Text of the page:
So often we start out a plan knowing exactly why we are doing it. Dedicated to tireless persistence until we reach the desired goal. Then reality sets in and soon we are right back to the usual routine we so vehemently swore off.
What happened? How do we so quickly return to the way of life we were so determined to leave behind? Are we destined for failure? Did we just not muster up enough will to carry it out this time? If we just try harder will we succeed? What is the honest answer if we ask ourselves, “Do I still want what I wanted when I started?”
If we wanted it so bad, why did we stop trying?
I have already covered the topics of trying to change everything at once and how to set realistic expectations, but how do we keep wanting what we want? Like all the time? I mean, even when that other thing we want to do so badly is right there in front of us and we know we shouldn’t….but we do?
Then we have to start all over. The never-ending cycle. Is the conflict we bring into our lives through complete restriction so great that we are shooting ourselves in the foot?
Could it be that we should allow ourselves to do the thing we are telling ourselves not to do?
This is where the concept of adding action into our life rather than removing it is so crucial. I will expound upon that further in the future, but for this post I am going to stick to wanting what we want.
The old adage of the carrot in front of the donkey is a good one, but what about when the donkey gets the carrot because eventually it’s either a carrot that is not attainable or the reward that must be received in order to remain enticing. Then, once the donkey gets the carrot, we’ll need another, and we better hope the donkey wasn’t satisfied enough by the first that they still are inspired to perform.
Hmm. What sort of carrot won’t become unappealing?
What could keep you always wanting just one more….a candy carrot perhaps? Yeah! It’s not just a nutritious snack, actually it’s not nutritious at all, but that sensation on the taste buds just leaves you wanting one more taste.
This is the method of inspiration which has lead the video game industry to become one of the largest industries in the international market. What do you really get out of your time spent playing games? Why will individuals spend countless hours invested in the virtual experience of action? Those little numbers at the upper left-hand corner of the screen move easily in one direction, measuring your progress. If you put in the time, they will be there keeping track of how much progress you have made. Even in the video game, the score is typically not an important element to whether or not you win or lose. Their true importance is just to let you know you’re trying and give you that little push to try harder when you have a difficult time. It keeps you invested and guides you towards elements of greater value. Every so often it even gives you a reward such as an extra life or a special medallion and lets you know you are excellent at what you are doing. There is no question the numbers don’t lie.
Research into the neurologic structures which give us biological influence over our continued motivation are understood, and we can use them to our advantage!
Tools, such as calendars with stars, are used for children, grades for students, percentage of conversions for sales, etc. While all of these measures are information derived from the relevant actions of the individuals performance, they in and of themselves are not a measure of success. They inspire continued performance. Without this motivation, the end goal would be a carrot that just took too long to be received and eventually become a torment rather than a potential reward.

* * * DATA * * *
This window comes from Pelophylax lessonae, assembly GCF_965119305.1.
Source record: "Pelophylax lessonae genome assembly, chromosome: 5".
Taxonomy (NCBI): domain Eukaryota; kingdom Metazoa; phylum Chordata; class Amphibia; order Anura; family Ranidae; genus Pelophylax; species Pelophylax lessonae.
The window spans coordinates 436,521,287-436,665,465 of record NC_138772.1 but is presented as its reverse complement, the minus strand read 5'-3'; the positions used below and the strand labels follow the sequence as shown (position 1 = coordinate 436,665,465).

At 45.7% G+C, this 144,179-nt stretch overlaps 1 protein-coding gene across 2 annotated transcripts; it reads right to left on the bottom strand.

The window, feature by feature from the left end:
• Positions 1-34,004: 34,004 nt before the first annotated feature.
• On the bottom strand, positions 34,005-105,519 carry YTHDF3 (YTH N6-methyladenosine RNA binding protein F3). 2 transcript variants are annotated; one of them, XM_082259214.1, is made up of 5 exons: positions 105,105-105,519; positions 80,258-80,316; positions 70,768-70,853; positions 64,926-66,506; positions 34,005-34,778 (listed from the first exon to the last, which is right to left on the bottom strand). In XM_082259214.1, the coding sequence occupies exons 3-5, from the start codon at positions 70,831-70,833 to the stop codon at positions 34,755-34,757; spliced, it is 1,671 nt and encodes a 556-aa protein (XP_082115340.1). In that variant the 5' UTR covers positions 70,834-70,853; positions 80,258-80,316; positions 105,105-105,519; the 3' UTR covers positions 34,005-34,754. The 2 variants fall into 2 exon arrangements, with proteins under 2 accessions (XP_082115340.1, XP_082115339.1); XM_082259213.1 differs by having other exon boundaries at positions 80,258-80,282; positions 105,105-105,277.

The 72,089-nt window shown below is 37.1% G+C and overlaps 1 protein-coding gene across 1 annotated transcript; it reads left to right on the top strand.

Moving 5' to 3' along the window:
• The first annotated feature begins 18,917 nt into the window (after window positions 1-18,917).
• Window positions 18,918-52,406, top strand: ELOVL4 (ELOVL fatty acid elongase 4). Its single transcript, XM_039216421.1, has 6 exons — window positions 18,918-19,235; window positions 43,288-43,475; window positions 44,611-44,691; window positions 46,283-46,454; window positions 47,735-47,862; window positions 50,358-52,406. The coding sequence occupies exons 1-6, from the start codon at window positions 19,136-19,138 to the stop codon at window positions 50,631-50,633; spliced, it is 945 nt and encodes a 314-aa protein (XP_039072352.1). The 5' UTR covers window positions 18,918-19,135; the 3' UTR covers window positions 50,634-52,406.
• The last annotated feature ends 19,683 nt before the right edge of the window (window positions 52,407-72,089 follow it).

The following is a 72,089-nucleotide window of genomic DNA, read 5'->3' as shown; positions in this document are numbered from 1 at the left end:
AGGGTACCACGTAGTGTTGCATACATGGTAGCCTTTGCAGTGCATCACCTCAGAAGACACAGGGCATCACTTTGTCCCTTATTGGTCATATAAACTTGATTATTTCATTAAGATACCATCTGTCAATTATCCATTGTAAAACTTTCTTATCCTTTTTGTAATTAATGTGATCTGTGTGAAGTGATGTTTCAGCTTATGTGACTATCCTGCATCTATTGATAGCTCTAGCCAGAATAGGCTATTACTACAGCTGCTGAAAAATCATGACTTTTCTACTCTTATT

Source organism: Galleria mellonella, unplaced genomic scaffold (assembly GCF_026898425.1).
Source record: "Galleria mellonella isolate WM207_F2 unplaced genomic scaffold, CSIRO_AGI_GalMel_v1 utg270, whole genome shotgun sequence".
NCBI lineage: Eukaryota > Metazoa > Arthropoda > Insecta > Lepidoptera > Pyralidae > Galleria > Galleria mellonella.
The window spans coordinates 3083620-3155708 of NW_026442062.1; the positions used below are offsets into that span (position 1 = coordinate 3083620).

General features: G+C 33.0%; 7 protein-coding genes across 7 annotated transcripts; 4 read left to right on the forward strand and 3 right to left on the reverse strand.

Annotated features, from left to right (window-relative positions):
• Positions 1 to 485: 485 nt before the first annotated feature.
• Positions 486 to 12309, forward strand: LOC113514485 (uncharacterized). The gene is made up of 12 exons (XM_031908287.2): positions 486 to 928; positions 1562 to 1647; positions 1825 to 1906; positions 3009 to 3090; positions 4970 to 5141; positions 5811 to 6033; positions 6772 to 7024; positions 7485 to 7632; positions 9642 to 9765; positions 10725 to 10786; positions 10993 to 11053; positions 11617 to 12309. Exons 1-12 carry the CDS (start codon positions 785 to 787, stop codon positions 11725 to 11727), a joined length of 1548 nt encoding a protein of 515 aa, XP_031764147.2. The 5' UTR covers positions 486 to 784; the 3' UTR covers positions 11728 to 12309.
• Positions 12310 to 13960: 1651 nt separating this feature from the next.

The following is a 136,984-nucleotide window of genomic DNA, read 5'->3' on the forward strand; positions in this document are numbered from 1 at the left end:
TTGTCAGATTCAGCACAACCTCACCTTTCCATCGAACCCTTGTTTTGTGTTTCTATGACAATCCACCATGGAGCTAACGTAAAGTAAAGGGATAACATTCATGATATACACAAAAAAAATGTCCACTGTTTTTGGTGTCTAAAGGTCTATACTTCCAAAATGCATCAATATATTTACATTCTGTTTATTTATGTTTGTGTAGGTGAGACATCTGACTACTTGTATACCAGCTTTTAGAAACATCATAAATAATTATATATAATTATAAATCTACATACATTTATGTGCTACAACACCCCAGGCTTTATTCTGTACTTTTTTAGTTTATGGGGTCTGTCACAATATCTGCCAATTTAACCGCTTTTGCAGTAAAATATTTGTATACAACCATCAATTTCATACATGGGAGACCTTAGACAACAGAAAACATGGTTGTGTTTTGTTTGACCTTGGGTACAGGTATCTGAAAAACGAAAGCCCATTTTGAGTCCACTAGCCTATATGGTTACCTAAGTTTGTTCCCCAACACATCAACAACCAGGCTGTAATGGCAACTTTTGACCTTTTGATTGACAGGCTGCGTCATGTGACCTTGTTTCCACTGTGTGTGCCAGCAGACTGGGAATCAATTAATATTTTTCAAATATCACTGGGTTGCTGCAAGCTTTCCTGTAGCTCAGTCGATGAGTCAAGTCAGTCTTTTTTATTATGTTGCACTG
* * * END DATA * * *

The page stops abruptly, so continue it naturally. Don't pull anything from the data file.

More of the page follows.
We must set up quantifiable measures, and while the actions they are measuring must be relevant to the end goal, the measurements themselves can be completely arbitrary. A great example is the pedometers which are so popular for calculating how many steps you take in a day. People live by these things, feeling their value being validated in a triumphant manner by exclaiming the number of steps they have taken over the past days or weeks. While over time, and in the context of overall physical activity, this number can begin to form a important relationship to fitness and health goals, it rarely is traced in that sensitive a manner. How quickly, what time of day, up hills or stairs, whether they were lifting or carrying objects, what the person had to eat before or after, and how much they had been walking for the weeks, months, and years previous to using the pedometer are all crucial pieces of information needed to have any ability to derive any real meaning from the number of steps.
To keep track of all these factors would require a tremendous effort on the part of the person using it. Still, even without the information which makes it a measure of effect, just producing the number on the pedometer is motivating. This arbitrary number is often much more motivating than some of the more important variables.
Why? Because those step numbers just keep moving up. They don’t lie, they aren’t confusing, and it is really simple to control them.
We are built for this sort of motivation.
The ability to derive satisfaction out of arbitrary mindless representation of progress is a key aspect of our mental function. This function is important to the survival of our societies, so let’s not discount how valuable it is, nor should we distract ourselves from the need to bring it into the context which allows real progress to be made.
We need to know what we truly want and how to get there, we need to know it is attainable, and most importantly we need to remain motivated long enough to reach our destination. Wanting what we want isn’t enough to follow through. We also need short term motivation to keep our eyes on the goal.